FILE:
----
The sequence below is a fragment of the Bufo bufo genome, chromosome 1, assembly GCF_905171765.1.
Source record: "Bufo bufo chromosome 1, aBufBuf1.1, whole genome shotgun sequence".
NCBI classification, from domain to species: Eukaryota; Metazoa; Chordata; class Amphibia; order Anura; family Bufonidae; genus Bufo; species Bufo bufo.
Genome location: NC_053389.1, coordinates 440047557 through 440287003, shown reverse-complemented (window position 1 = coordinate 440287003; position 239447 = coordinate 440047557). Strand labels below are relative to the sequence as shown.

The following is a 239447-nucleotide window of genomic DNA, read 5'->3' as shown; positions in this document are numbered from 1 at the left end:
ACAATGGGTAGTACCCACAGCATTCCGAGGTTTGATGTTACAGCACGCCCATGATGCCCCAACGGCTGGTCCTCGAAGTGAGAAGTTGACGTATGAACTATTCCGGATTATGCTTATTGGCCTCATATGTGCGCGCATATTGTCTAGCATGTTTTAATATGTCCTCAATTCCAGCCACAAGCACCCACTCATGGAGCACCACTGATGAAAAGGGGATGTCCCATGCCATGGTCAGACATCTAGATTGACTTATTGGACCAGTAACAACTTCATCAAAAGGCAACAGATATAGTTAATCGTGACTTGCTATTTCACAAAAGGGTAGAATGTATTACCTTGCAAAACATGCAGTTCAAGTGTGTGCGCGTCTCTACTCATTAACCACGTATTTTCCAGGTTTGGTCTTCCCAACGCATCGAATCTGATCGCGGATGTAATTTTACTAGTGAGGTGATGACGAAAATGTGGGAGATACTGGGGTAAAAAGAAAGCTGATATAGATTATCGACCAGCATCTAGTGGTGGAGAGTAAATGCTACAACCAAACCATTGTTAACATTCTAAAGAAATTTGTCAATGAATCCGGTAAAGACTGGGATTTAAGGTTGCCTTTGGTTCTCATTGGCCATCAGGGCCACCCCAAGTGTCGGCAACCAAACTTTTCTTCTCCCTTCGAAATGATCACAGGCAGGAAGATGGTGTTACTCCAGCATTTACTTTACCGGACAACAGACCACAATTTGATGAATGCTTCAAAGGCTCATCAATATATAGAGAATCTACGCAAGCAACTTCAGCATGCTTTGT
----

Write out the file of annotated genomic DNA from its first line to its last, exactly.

The sequence below is a fragment of the Bufo bufo genome, chromosome 1, assembly GCF_905171765.1.
Source record: "Bufo bufo chromosome 1, aBufBuf1.1, whole genome shotgun sequence".
NCBI classification, from domain to species: Eukaryota; Metazoa; Chordata; class Amphibia; order Anura; family Bufonidae; genus Bufo; species Bufo bufo.
Genome location: NC_053389.1, coordinates 440047557 through 440287003, shown reverse-complemented (window position 1 = coordinate 440287003; position 239447 = coordinate 440047557). Strand labels below are relative to the sequence as shown.

The following is a 239447-nucleotide window of genomic DNA, read 5'->3' as shown; positions in this document are numbered from 1 at the left end:
ACAATGGGTAGTACCCACAGCATTCCGAGGTTTGATGTTACAGCACGCCCATGATGCCCCAACGGCTGGTCCTCGAAGTGAGAAGTTGACGTATGAACTATTCCGGATTATGCTTATTGGCCTCATATGTGCGCGCATATTGTCTAGCATGTTTTAATATGTCCTCAATTCCAGCCACAAGCACCCACTCATGGAGCACCACTGATGAAAAGGGGATGTCCCATGCCATGGTCAGACATCTAGATTGACTTATTGGACCAGTAACAACTTCATCAAAAGGCAACAGATATAGTTAATCGTGACTTGCTATTTCACAAAAGGGTAGAATGTATTACCTTGCAAAACATGCAGTTCAAGTGTGTGCGCGTCTCTACTCATTAACCACGTATTTTCCAGGTTTGGTCTTCCCAACGCATCGAATCTGATCGCGGATGTAATTTTACTAGTGAGGTGATGACGAAAATGTGGGAGATACTGGGGTAAAAAGAAAGCTGATATAGATTATCGACCAGCATCTAGTGGTGGAGAGTAAATGCTACAACCAAACCATTGTTAACATTCTAAAGAAATTTGTCAATGAATCCGGTAAAGACTGGGATTTAAGGTTGCCTTTGGTTCTCATTGGCCATCAGGGCCACCCCAAGTGTCGGCAACCAAACTTTTCTTCTCCCTTCGAAATGATCACAGGCAGGAAGATGGTGTTACTCCAGCATTTACTTTACCGGACAACAGACCACAATTTGATGAATGCTTCAAAGGCTCATCAATATATAGAGAATCTACGCAAGCAACTTCAGCATGCTTTGT